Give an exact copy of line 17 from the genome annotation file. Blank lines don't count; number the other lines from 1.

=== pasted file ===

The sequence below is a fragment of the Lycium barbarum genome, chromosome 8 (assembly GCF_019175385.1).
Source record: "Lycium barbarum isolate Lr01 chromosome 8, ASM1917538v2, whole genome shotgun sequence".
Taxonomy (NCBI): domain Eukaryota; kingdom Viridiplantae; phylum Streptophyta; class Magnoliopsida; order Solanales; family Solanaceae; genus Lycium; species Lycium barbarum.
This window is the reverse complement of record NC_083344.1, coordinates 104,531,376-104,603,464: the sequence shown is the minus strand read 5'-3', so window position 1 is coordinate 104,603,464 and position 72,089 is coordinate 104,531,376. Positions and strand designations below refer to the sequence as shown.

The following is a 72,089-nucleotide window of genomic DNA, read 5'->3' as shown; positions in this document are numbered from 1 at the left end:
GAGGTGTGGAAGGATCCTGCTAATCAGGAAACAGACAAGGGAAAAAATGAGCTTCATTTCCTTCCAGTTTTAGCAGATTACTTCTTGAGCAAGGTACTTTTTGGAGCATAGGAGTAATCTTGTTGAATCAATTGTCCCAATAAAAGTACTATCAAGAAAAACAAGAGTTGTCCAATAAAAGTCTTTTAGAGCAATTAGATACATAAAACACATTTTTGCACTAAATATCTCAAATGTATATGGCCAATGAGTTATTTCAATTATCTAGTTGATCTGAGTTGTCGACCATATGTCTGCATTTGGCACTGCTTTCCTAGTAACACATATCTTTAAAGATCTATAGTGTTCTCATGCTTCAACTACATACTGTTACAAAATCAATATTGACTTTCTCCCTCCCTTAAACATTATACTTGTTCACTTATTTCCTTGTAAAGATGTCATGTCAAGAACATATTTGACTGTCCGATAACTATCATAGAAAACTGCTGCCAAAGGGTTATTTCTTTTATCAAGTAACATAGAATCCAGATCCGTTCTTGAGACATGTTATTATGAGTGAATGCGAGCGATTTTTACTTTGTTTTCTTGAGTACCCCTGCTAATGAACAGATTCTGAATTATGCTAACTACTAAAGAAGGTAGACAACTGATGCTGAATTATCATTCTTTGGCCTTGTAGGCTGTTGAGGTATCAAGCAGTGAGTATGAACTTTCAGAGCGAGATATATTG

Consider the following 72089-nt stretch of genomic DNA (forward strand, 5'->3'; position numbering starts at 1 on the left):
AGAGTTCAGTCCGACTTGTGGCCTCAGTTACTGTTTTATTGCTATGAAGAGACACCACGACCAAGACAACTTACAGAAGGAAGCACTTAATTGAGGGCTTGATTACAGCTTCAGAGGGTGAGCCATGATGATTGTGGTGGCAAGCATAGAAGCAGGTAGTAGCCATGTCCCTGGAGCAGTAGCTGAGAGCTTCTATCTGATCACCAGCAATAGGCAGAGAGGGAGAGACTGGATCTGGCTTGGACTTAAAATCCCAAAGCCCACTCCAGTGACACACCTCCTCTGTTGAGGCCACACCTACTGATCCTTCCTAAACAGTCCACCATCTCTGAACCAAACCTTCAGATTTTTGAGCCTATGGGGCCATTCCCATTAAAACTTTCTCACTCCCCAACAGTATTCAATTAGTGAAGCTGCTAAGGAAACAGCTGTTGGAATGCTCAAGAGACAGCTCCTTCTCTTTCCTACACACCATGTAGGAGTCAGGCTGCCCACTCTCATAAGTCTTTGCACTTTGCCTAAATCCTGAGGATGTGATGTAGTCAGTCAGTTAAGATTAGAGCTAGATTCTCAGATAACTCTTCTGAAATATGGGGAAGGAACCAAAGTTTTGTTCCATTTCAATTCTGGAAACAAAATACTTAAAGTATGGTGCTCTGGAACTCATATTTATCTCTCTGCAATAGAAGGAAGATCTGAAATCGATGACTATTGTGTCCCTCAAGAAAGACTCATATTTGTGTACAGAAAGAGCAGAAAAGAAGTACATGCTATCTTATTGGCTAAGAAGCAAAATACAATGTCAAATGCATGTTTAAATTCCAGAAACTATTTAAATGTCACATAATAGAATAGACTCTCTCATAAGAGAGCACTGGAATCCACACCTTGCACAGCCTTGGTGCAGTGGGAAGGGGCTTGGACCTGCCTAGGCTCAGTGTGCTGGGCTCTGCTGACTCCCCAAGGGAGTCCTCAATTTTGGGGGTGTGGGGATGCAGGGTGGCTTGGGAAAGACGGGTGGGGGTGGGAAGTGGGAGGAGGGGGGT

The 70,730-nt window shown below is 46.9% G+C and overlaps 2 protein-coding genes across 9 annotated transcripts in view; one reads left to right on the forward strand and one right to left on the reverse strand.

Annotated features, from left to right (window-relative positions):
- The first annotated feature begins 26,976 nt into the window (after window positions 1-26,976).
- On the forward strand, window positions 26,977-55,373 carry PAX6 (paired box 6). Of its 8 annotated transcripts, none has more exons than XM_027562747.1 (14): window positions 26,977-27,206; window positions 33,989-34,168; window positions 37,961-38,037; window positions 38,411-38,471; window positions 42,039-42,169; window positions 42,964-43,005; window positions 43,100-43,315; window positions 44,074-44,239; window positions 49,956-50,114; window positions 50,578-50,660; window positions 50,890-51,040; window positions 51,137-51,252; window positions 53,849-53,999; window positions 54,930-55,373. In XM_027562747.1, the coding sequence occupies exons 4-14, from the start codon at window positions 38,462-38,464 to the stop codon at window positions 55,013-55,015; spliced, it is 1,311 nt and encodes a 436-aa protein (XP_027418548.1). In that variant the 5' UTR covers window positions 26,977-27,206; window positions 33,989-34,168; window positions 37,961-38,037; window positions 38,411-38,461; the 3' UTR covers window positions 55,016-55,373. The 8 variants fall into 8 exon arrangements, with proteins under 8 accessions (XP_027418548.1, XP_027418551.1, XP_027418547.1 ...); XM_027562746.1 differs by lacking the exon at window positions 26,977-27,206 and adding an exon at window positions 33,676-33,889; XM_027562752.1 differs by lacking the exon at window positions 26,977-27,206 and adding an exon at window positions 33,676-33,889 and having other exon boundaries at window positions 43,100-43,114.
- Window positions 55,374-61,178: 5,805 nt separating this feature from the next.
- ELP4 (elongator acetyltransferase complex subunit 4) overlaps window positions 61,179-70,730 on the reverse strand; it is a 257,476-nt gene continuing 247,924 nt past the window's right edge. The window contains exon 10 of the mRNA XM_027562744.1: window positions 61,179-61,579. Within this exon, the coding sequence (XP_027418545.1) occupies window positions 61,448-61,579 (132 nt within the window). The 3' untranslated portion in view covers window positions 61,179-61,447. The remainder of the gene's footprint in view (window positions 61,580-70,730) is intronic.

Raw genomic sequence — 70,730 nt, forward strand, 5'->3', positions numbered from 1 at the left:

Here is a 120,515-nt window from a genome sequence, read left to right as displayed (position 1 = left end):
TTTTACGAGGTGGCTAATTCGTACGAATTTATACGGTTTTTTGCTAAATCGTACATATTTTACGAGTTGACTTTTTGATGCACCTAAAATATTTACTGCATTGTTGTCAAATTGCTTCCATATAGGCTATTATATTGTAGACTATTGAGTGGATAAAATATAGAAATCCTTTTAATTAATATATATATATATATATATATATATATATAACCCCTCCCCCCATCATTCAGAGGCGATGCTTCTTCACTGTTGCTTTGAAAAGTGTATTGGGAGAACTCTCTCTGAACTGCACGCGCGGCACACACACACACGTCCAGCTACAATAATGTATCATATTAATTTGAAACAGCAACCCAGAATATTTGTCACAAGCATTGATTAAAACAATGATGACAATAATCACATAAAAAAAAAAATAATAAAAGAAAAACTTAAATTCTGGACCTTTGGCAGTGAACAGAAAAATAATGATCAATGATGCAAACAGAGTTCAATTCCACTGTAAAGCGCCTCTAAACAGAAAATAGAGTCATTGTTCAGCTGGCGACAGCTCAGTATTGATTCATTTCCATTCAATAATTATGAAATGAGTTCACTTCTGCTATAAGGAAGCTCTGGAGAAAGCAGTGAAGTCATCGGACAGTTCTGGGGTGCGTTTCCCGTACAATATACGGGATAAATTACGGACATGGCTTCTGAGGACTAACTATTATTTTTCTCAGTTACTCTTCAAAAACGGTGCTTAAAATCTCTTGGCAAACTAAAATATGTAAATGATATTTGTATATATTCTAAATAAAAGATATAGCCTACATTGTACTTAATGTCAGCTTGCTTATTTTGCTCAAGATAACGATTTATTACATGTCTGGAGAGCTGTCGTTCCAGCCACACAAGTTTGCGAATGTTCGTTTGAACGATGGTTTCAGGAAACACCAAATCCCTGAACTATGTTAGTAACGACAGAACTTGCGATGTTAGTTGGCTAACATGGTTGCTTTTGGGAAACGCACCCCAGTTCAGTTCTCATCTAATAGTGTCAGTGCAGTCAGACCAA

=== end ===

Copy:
TTTTACGAGGTGGCTAATTCGTACGAATTTATACGGTTTTTTGCTAAATCGTACATATTTTACGAGTTGACTTTTTGATGCACCTAAAATATTTACTGCATTGTTGTCAAATTGCTTCCATATAGGCTATTATATTGTAGACTATTGAGTGGATAAAATATAGAAATCCTTTTAATTAATATATATATATATATATATATATATATATAACCCCTCCCCCCATCATTCAGAGGCGATGCTTCTTCACTGTTGCTTTGAAAAGTGTATTGGGAGAACTCTCTCTGAACTGCACGCGCGGCACACACACACACGTCCAGCTACAATAATGTATCATATTAATTTGAAACAGCAACCCAGAATATTTGTCACAAGCATTGATTAAAACAATGATGACAATAATCACATAAAAAAAAAAATAATAAAAGAAAAACTTAAATTCTGGACCTTTGGCAGTGAACAGAAAAATAATGATCAATGATGCAAACAGAGTTCAATTCCACTGTAAAGCGCCTCTAAACAGAAAATAGAGTCATTGTTCAGCTGGCGACAGCTCAGTATTGATTCATTTCCATTCAATAATTATGAAATGAGTTCACTTCTGCTATAAGGAAGCTCTGGAGAAAGCAGTGAAGTCATCGGACAGTTCTGGGGTGCGTTTCCCGTACAATATACGGGATAAATTACGGACATGGCTTCTGAGGACTAACTATTATTTTTCTCAGTTACTCTTCAAAAACGGTGCTTAAAATCTCTTGGCAAACTAAAATATGTAAATGATATTTGTATATATTCTAAATAAAAGATATAGCCTACATTGTACTTAATGTCAGCTTGCTTATTTTGCTCAAGATAACGATTTATTACATGTCTGGAGAGCTGTCGTTCCAGCCACACAAGTTTGCGAATGTTCGTTTGAACGATGGTTTCAGGAAACACCAAATCCCTGAACTATGTTAGTAACGACAGAACTTGCGATGTTAGTTGGCTAACATGGTTGCTTTTGGGAAACGCACCCCAGTTCAGTTCTCATCTAATAGTGTCAGTGCAGTCAGACCAA